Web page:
This question can be approached from different perspectives.
First is the is what the law of the land is. Although halacha does not always follow secular law, in questions of business conduct we are obligated to follow the law of the land, which we know by the term "dina d'malchuso dina." On this, Rav Yitzchak Shmelkes (Beit Yitzchak, Yoreh De'ah 2:75) wrote, "I am not aware of any Torah source that prohibits copying a Torah work without the authority and permission of the author." However, he states that one must obey copyright laws that the civil government enacts due to the Talmudic rule of "dina demalchuta dina." This rule, literally, "the law of the government is the law," obligates Jews to follow many laws of the land in which they dwell. So, if secular copyright law makes it illegal to make and sell imitation products, then that is reason enough for Jewish law to forbid trading in such illegal items. Note that these days copyrights extend not to just works of writing, but to designs, music, and computer programs, for example.
Second, we want to avoid participating in a fraud. If the seller is selling a Rolex for $250 on the street, its either fake or stolen. Selling things under a famous trade name, when they were not manufactured by that company, is a violation of the Biblical principal of "ona'ah" (cheating someone in business). Lev. 25:14 ("And if you sell anything to your fellow or buy anything from your fellow’s hand, you shall not wrong (AL TONU) one another"). See Bava Metzia 49b - 58b. Likewise, buying knockoffs is also forbidden, even if you personally know they are imitation, as you are supporting the sinner's activity.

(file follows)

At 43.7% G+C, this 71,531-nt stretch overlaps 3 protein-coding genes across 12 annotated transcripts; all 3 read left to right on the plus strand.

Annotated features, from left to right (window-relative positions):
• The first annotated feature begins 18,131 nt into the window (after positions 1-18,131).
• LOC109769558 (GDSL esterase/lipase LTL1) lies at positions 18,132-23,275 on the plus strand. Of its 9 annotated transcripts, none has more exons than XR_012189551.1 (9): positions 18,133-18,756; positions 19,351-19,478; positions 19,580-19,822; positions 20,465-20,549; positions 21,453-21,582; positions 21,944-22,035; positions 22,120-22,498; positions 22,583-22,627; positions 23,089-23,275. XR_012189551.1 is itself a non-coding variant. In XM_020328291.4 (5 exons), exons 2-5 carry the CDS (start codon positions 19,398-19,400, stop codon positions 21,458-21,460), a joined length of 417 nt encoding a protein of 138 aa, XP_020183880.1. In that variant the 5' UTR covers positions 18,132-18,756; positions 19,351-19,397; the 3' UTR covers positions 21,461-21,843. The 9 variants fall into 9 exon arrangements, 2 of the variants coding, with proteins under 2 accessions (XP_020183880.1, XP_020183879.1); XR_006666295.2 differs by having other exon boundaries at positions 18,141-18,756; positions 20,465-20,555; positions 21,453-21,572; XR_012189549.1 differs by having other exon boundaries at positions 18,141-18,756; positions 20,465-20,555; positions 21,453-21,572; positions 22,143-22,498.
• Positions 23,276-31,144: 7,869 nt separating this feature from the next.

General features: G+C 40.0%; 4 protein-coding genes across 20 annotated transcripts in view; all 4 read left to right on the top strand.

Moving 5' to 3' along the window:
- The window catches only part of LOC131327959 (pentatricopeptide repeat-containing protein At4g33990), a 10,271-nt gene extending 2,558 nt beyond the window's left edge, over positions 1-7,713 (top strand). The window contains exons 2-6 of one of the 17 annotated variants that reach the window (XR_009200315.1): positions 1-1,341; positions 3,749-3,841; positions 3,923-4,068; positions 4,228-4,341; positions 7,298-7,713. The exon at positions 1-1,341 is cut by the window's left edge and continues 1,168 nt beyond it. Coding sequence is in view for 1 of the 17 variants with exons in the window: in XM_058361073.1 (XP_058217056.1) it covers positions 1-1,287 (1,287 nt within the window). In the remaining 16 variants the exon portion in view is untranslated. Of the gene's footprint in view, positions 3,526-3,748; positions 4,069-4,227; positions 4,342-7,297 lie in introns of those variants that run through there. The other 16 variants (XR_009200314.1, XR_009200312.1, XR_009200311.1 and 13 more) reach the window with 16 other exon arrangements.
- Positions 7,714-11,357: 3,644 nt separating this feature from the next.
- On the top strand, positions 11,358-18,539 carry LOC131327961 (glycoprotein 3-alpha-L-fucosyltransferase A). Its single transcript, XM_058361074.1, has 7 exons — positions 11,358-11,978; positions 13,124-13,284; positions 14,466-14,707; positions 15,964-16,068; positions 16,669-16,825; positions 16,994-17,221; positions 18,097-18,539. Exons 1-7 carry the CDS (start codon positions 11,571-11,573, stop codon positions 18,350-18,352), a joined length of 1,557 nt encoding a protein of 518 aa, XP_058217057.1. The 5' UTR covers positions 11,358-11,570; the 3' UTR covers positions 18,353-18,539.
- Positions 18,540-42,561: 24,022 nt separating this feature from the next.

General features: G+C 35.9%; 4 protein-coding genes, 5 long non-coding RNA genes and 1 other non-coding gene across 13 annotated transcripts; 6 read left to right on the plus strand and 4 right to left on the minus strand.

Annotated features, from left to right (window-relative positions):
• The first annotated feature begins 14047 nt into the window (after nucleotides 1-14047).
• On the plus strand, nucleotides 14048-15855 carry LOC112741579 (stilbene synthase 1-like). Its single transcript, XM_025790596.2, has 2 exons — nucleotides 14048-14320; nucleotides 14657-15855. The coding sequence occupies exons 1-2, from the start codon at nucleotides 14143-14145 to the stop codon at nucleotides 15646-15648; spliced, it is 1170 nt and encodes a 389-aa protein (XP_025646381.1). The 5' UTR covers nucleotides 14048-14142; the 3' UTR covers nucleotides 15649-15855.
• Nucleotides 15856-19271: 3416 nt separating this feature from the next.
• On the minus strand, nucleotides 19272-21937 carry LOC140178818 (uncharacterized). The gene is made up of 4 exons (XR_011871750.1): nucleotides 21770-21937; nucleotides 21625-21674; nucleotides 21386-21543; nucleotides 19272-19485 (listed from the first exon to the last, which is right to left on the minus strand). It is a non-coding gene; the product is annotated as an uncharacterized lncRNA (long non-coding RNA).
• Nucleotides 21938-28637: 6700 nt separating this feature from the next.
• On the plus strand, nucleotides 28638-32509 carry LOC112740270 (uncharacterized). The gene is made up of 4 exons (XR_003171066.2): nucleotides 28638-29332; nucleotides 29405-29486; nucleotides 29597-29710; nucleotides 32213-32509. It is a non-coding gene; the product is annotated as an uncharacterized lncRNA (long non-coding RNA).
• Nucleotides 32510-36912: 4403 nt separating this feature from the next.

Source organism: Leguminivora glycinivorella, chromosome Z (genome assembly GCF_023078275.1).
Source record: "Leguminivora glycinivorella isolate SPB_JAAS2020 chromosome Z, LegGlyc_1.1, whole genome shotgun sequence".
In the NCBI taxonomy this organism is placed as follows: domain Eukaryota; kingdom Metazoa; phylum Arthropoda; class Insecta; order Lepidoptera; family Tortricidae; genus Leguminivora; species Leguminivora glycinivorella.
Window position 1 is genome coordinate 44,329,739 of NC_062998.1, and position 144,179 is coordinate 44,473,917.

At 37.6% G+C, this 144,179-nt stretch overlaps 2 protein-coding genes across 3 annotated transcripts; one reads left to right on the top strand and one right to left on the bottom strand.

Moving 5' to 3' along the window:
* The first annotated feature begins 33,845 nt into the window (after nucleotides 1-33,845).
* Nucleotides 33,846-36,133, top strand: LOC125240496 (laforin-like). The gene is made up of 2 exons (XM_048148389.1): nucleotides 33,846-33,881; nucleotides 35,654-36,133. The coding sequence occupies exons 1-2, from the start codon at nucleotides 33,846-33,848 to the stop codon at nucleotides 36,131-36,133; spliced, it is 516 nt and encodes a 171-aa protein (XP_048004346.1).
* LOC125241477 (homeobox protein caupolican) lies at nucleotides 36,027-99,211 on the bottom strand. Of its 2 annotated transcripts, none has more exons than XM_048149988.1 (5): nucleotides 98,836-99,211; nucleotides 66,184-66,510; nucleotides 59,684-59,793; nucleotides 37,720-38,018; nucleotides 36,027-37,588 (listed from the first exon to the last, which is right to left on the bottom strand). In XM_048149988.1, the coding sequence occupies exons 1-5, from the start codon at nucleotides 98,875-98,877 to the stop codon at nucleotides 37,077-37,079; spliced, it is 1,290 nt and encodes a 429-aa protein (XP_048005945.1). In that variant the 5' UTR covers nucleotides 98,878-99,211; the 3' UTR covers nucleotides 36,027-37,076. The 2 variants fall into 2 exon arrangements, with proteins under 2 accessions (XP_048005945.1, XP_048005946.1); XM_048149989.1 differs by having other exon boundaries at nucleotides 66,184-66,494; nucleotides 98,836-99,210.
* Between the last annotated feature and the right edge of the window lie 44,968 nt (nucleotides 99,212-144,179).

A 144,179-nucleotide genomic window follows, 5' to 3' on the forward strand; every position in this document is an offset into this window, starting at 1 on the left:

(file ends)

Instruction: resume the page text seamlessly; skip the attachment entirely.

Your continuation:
But a different case would be if a manufacturer made something that looked similar but not identical to a more expensive design, and did not claim it to be anything other than what it is. For example, when my wife and I were getting married, we registered for a china pattern that was similar to a Royal Daulton design we liked, but made by Mikassa and noticeably different than the Royal Daulton so much that they could not be confused. Since we paid the value of a Mikassa and not a Royal Daulton, the transaction was totally honest and there was no issue of "ona'ah."
Getting back to the Rolex watches for sale cheap, I mentioned that there is a possibility that instead of being fake, it was stolen. Where one has reason to believe that the goods are not imitation but stolen then it is forbidden to buy such objects (see Shulchan Aruch, Choshen Mishpat 366.1). Even if this is only a suspicion (but one based on good assumptions, such as the price is incredibly low, or its being sold in a suspicious way etc) it is also forbidden to buy it (see Taz ibid).